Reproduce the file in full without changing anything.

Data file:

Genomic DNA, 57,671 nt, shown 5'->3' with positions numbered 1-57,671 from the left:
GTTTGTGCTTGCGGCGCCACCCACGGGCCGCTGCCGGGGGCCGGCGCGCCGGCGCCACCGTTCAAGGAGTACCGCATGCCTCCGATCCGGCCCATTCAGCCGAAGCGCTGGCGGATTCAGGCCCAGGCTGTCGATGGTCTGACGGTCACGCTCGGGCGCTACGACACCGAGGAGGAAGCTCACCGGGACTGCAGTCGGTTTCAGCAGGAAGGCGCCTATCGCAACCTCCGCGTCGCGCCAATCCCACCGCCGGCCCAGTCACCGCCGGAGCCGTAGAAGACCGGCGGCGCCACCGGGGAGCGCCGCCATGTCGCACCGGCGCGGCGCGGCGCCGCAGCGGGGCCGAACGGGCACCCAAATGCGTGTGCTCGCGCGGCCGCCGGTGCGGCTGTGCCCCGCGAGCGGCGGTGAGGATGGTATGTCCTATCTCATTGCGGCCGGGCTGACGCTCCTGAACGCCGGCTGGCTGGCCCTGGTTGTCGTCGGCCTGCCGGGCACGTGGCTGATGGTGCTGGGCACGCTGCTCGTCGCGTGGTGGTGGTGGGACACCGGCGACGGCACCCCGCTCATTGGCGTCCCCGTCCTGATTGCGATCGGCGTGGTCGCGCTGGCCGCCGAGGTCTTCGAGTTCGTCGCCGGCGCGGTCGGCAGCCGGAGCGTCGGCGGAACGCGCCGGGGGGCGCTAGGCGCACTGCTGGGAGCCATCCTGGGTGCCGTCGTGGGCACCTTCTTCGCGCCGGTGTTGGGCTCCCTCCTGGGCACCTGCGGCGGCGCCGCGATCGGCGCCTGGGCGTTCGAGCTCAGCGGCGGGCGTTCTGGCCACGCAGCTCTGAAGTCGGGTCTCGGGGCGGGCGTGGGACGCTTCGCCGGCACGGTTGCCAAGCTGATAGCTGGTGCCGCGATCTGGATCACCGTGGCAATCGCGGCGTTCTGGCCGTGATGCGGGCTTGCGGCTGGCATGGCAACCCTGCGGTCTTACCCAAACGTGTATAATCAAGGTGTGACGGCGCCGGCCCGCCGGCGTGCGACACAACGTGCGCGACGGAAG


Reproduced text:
Genomic DNA, 57,671 nt, shown 5'->3' with positions numbered 1-57,671 from the left:
GTTTGTGCTTGCGGCGCCACCCACGGGCCGCTGCCGGGGGCCGGCGCGCCGGCGCCACCGTTCAAGGAGTACCGCATGCCTCCGATCCGGCCCATTCAGCCGAAGCGCTGGCGGATTCAGGCCCAGGCTGTCGATGGTCTGACGGTCACGCTCGGGCGCTACGACACCGAGGAGGAAGCTCACCGGGACTGCAGTCGGTTTCAGCAGGAAGGCGCCTATCGCAACCTCCGCGTCGCGCCAATCCCACCGCCGGCCCAGTCACCGCCGGAGCCGTAGAAGACCGGCGGCGCCACCGGGGAGCGCCGCCATGTCGCACCGGCGCGGCGCGGCGCCGCAGCGGGGCCGAACGGGCACCCAAATGCGTGTGCTCGCGCGGCCGCCGGTGCGGCTGTGCCCCGCGAGCGGCGGTGAGGATGGTATGTCCTATCTCATTGCGGCCGGGCTGACGCTCCTGAACGCCGGCTGGCTGGCCCTGGTTGTCGTCGGCCTGCCGGGCACGTGGCTGATGGTGCTGGGCACGCTGCTCGTCGCGTGGTGGTGGTGGGACACCGGCGACGGCACCCCGCTCATTGGCGTCCCCGTCCTGATTGCGATCGGCGTGGTCGCGCTGGCCGCCGAGGTCTTCGAGTTCGTCGCCGGCGCGGTCGGCAGCCGGAGCGTCGGCGGAACGCGCCGGGGGGCGCTAGGCGCACTGCTGGGAGCCATCCTGGGTGCCGTCGTGGGCACCTTCTTCGCGCCGGTGTTGGGCTCCCTCCTGGGCACCTGCGGCGGCGCCGCGATCGGCGCCTGGGCGTTCGAGCTCAGCGGCGGGCGTTCTGGCCACGCAGCTCTGAAGTCGGGTCTCGGGGCGGGCGTGGGACGCTTCGCCGGCACGGTTGCCAAGCTGATAGCTGGTGCCGCGATCTGGATCACCGTGGCAATCGCGGCGTTCTGGCCGTGATGCGGGCTTGCGGCTGGCATGGCAACCCTGCGGTCTTACCCAAACGTGTATAATCAAGGTGTGACGGCGCCGGCCCGCCGGCGTGCGACACAACGTGCGCGACGGAAG